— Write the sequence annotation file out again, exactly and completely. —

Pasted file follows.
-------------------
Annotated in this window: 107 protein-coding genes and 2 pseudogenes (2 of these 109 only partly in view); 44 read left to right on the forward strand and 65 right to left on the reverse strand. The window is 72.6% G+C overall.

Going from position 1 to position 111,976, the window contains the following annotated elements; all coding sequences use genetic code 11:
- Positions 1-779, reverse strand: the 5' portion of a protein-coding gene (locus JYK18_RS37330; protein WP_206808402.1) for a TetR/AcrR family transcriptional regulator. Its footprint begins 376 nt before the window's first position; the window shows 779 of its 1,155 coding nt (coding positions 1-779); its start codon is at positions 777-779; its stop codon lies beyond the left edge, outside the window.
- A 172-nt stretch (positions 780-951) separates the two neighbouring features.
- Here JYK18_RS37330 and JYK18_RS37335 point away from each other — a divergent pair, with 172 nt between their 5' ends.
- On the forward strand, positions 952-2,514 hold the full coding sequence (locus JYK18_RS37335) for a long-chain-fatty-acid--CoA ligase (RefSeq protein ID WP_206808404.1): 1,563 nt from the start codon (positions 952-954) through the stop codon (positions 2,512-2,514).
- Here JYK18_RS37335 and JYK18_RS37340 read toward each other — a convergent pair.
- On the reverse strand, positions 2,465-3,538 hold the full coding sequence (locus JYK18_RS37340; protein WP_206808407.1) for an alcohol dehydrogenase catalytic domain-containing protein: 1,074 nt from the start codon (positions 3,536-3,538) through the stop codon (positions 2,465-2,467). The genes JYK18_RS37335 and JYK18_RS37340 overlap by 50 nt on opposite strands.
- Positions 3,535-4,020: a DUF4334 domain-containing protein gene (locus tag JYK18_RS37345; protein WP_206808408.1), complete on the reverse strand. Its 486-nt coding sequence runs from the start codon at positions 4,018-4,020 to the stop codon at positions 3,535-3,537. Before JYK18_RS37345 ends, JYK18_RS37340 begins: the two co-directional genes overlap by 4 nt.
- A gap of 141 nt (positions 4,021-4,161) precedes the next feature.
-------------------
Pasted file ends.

Annotated in this window: 107 protein-coding genes and 2 pseudogenes (2 of these 109 only partly in view); 44 read left to right on the forward strand and 65 right to left on the reverse strand. The window is 72.6% G+C overall.

Going from position 1 to position 111,976, the window contains the following annotated elements; all coding sequences use genetic code 11:
- Positions 1-779, reverse strand: the 5' portion of a protein-coding gene (locus JYK18_RS37330; protein WP_206808402.1) for a TetR/AcrR family transcriptional regulator. Its footprint begins 376 nt before the window's first position; the window shows 779 of its 1,155 coding nt (coding positions 1-779); its start codon is at positions 777-779; its stop codon lies beyond the left edge, outside the window.
- A 172-nt stretch (positions 780-951) separates the two neighbouring features.
- Here JYK18_RS37330 and JYK18_RS37335 point away from each other — a divergent pair, with 172 nt between their 5' ends.
- On the forward strand, positions 952-2,514 hold the full coding sequence (locus JYK18_RS37335) for a long-chain-fatty-acid--CoA ligase (RefSeq protein ID WP_206808404.1): 1,563 nt from the start codon (positions 952-954) through the stop codon (positions 2,512-2,514).
- Here JYK18_RS37335 and JYK18_RS37340 read toward each other — a convergent pair.
- On the reverse strand, positions 2,465-3,538 hold the full coding sequence (locus JYK18_RS37340; protein WP_206808407.1) for an alcohol dehydrogenase catalytic domain-containing protein: 1,074 nt from the start codon (positions 3,536-3,538) through the stop codon (positions 2,465-2,467). The genes JYK18_RS37335 and JYK18_RS37340 overlap by 50 nt on opposite strands.
- Positions 3,535-4,020: a DUF4334 domain-containing protein gene (locus tag JYK18_RS37345; protein WP_206808408.1), complete on the reverse strand. Its 486-nt coding sequence runs from the start codon at positions 4,018-4,020 to the stop codon at positions 3,535-3,537. Before JYK18_RS37345 ends, JYK18_RS37340 begins: the two co-directional genes overlap by 4 nt.
- A gap of 141 nt (positions 4,021-4,161) precedes the next feature.